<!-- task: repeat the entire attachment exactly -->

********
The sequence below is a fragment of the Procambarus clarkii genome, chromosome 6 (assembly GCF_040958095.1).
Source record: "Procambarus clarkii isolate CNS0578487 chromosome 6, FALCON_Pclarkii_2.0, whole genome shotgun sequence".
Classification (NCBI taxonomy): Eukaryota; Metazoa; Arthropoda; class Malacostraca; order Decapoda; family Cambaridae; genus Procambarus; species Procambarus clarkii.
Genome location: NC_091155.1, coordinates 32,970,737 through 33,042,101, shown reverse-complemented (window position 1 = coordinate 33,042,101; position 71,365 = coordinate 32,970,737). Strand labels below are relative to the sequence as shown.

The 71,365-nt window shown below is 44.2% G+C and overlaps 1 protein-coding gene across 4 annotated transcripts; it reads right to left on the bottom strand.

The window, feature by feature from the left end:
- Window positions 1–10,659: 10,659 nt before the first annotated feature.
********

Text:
The sequence below is a fragment of the Procambarus clarkii genome, chromosome 6 (assembly GCF_040958095.1).
Source record: "Procambarus clarkii isolate CNS0578487 chromosome 6, FALCON_Pclarkii_2.0, whole genome shotgun sequence".
Classification (NCBI taxonomy): Eukaryota; Metazoa; Arthropoda; class Malacostraca; order Decapoda; family Cambaridae; genus Procambarus; species Procambarus clarkii.
Genome location: NC_091155.1, coordinates 32,970,737 through 33,042,101, shown reverse-complemented (window position 1 = coordinate 33,042,101; position 71,365 = coordinate 32,970,737). Strand labels below are relative to the sequence as shown.

The 71,365-nt window shown below is 44.2% G+C and overlaps 1 protein-coding gene across 4 annotated transcripts; it reads right to left on the bottom strand.

The window, feature by feature from the left end:
- Window positions 1–10,659: 10,659 nt before the first annotated feature.